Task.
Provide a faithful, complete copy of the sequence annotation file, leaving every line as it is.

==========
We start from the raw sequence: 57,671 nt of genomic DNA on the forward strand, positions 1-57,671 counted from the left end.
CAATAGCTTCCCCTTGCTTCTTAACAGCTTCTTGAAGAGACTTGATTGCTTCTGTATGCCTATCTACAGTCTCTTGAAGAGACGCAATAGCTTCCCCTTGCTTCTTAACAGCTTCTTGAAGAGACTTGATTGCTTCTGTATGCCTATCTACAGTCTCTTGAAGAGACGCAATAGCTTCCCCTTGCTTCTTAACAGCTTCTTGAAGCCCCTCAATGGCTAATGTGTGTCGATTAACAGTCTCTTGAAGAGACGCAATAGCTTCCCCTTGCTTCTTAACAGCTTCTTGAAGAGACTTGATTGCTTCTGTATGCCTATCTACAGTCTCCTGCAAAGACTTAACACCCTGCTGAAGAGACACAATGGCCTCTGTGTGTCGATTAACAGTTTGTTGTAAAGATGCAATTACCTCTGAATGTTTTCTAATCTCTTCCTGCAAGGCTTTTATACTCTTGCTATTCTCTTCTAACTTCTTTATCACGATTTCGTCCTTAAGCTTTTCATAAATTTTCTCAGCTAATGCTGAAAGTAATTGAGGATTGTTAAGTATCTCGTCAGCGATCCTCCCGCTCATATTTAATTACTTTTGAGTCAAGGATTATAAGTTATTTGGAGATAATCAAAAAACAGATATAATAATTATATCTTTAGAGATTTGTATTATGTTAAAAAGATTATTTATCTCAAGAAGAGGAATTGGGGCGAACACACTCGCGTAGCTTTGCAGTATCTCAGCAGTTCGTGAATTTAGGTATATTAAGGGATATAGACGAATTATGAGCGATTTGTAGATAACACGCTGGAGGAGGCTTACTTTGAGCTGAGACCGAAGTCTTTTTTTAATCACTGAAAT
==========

We start from the raw sequence: 57,671 nt of genomic DNA on the forward strand, positions 1-57,671 counted from the left end.
CAATAGCTTCCCCTTGCTTCTTAACAGCTTCTTGAAGAGACTTGATTGCTTCTGTATGCCTATCTACAGTCTCTTGAAGAGACGCAATAGCTTCCCCTTGCTTCTTAACAGCTTCTTGAAGAGACTTGATTGCTTCTGTATGCCTATCTACAGTCTCTTGAAGAGACGCAATAGCTTCCCCTTGCTTCTTAACAGCTTCTTGAAGCCCCTCAATGGCTAATGTGTGTCGATTAACAGTCTCTTGAAGAGACGCAATAGCTTCCCCTTGCTTCTTAACAGCTTCTTGAAGAGACTTGATTGCTTCTGTATGCCTATCTACAGTCTCCTGCAAAGACTTAACACCCTGCTGAAGAGACACAATGGCCTCTGTGTGTCGATTAACAGTTTGTTGTAAAGATGCAATTACCTCTGAATGTTTTCTAATCTCTTCCTGCAAGGCTTTTATACTCTTGCTATTCTCTTCTAACTTCTTTATCACGATTTCGTCCTTAAGCTTTTCATAAATTTTCTCAGCTAATGCTGAAAGTAATTGAGGATTGTTAAGTATCTCGTCAGCGATCCTCCCGCTCATATTTAATTACTTTTGAGTCAAGGATTATAAGTTATTTGGAGATAATCAAAAAACAGATATAATAATTATATCTTTAGAGATTTGTATTATGTTAAAAAGATTATTTATCTCAAGAAGAGGAATTGGGGCGAACACACTCGCGTAGCTTTGCAGTATCTCAGCAGTTCGTGAATTTAGGTATATTAAGGGATATAGACGAATTATGAGCGATTTGTAGATAACACGCTGGAGGAGGCTTACTTTGAGCTGAGACCGAAGTCTTTTTTTAATCACTGAAAT